The Harbor Seals whelped their pups on the beaches in late April, including several on the Big Creek cove beach. On May 15 I counted 152 seals between Dolan Rock and the seal beach. The Black Oystercatchers have apparently settled down to brood their eggs this spring. One adult has been settled on the nest for the last three weeks. The bird biologists at UCSC are very interested, since nests of these birds are normally very hard to observe.Several deer fawns have been sighted this May, all very young. It will be interesting to see if the trend away from twinning continues. In the fall of 1988 nearly all does were observed with twins, with the frequency declining each year. So far I have sighted three does with young this year, none of which included twins.
Last fall Jeff Norman alerted me to some caterpillars he saw feeding on French Broom (also called Genista or Cytissus monspessulanus), one of the most invasive weeds in our area. I visited Gail and David at Morning Glory Ranch near Lucia, and collected several caterpillars. After raising them for about 6 weeks in plastic bags containing French Broom leaves, they pupated in little woven cocoons. The moths emerged last month. They had brown forewings, orange hindwings, and had brush-like palps extending on the front of the head. I called Professor Jerry Powell at UC Berkeley and described them. He informed me that they are called Uresiphita reversalis, and that in California they feed primarily on French Broom, although in some areas they attack garden ornamental brooms. He was excited to learn that they are in Big Sur since this was the first record in our area. Apparently the moths invaded the San Francisco Bay area in the last 10 years from Southern California.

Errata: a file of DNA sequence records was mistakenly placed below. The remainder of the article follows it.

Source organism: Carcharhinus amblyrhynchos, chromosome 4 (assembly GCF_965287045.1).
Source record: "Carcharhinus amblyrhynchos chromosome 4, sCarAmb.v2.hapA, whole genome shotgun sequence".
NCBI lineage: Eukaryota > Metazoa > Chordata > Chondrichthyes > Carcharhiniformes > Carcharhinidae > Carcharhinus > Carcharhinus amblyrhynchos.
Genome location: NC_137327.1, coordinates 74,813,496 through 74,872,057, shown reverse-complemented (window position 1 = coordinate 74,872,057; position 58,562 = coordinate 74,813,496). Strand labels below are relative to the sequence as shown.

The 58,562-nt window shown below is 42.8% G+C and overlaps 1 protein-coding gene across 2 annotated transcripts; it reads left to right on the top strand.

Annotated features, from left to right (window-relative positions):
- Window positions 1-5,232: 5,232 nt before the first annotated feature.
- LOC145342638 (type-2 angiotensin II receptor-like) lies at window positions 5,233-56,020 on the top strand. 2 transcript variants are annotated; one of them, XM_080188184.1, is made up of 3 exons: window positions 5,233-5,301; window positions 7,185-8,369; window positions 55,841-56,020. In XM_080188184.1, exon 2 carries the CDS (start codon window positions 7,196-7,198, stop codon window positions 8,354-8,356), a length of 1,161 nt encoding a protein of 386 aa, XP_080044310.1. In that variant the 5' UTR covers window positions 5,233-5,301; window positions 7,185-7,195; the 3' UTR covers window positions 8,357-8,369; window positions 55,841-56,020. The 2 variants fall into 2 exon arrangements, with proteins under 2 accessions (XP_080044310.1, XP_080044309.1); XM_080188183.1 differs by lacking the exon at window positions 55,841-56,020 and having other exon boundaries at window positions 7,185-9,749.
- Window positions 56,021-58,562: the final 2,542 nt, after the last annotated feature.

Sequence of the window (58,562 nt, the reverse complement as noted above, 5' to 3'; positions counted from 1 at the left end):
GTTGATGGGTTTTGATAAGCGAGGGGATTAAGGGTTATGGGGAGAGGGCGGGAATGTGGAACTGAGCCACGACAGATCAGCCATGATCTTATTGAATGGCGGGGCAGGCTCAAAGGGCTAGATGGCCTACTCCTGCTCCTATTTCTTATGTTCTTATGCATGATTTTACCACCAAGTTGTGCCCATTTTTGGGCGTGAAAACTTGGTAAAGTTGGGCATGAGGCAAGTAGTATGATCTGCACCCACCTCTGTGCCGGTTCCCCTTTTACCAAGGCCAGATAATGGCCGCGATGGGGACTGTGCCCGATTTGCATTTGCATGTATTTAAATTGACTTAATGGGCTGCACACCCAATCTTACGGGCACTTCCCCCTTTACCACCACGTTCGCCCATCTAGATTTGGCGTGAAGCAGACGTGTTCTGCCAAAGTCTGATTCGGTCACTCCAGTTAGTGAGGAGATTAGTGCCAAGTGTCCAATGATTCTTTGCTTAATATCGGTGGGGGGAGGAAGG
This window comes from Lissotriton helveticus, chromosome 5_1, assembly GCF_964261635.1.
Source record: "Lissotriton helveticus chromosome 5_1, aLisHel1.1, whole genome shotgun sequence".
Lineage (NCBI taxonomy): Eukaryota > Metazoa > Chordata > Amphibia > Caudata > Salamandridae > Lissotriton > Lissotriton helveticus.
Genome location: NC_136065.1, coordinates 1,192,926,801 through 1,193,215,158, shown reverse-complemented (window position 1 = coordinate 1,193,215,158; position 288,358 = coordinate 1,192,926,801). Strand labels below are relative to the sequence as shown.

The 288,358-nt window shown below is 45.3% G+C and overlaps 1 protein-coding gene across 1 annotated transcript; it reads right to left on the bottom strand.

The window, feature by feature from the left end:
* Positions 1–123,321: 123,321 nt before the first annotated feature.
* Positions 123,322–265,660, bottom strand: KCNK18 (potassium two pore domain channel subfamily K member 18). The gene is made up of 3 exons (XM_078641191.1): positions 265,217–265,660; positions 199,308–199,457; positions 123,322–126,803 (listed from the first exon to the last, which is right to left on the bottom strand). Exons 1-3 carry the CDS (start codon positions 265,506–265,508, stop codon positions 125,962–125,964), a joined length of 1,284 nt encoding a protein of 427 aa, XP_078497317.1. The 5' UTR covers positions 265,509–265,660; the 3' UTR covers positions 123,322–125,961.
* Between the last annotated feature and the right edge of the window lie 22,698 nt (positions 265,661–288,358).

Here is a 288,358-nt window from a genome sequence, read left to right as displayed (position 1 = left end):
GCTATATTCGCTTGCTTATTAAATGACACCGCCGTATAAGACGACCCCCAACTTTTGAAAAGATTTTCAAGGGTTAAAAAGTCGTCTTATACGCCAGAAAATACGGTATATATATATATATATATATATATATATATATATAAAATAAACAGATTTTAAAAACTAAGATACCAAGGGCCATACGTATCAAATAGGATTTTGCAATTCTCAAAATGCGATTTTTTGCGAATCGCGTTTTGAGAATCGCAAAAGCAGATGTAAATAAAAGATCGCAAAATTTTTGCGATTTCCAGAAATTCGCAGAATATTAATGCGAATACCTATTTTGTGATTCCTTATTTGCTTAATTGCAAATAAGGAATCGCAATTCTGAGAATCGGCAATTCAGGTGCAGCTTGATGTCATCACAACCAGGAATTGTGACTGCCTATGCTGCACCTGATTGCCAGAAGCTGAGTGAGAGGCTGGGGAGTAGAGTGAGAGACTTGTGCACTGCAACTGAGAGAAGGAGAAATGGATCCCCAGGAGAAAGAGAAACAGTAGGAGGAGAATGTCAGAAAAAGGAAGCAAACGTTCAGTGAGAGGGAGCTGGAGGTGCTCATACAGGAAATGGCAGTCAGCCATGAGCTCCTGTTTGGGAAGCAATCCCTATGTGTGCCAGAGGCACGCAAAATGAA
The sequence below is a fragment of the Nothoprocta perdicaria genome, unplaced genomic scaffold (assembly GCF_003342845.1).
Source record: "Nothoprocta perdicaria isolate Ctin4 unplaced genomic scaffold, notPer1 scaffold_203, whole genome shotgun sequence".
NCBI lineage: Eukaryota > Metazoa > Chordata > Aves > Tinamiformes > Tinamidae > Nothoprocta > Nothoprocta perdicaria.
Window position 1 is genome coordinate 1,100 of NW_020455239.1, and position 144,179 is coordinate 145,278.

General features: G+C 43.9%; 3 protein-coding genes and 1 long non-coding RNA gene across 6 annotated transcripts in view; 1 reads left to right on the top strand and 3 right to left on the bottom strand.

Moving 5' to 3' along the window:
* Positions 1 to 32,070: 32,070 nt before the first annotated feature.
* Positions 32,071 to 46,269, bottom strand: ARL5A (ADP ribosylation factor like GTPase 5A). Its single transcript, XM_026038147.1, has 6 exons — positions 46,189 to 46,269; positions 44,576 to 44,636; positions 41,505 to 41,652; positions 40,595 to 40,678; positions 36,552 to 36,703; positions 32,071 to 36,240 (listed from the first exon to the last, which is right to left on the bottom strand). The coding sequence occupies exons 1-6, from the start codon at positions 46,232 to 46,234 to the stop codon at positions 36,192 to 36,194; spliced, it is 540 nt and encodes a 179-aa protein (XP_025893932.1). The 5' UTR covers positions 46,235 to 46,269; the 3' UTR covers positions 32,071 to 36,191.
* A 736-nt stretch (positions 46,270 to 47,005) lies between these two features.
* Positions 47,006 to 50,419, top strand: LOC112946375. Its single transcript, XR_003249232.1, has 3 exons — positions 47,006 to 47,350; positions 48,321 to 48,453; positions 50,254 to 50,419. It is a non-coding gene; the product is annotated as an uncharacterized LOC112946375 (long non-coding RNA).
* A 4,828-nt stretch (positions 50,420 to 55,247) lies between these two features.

Jerry sent me some literature on this moth. Apparently the caterpillars are “aposematic,” that is brightly colored and highly visible to birds, and they store “quinolizidine” alkaloids in their gut and cuticle tissues. The toxic alkaloids probably protect the larger larvae from most predators. Jerry thinks the caterpillars are not capable of killing most broom plants. However, it is an encouraging sign that effective herbivores are beginning to attack this non-native plant, and it is possible that the combination of several species might actually control it. In most cases the success of non-native plants derives from the fact that they leave most of their herbivorous “enemies” behind when they immigrate to a new area. If anyone would like copies of the literature on this moth please call me at 667-2543 and I will mail you a copy.
The open house was not well attended this year, perhaps because of the lateness of the date and the competition with the Captain Cooper carnival. Next year we’ll schedule earlier in the spring. (5/29/91)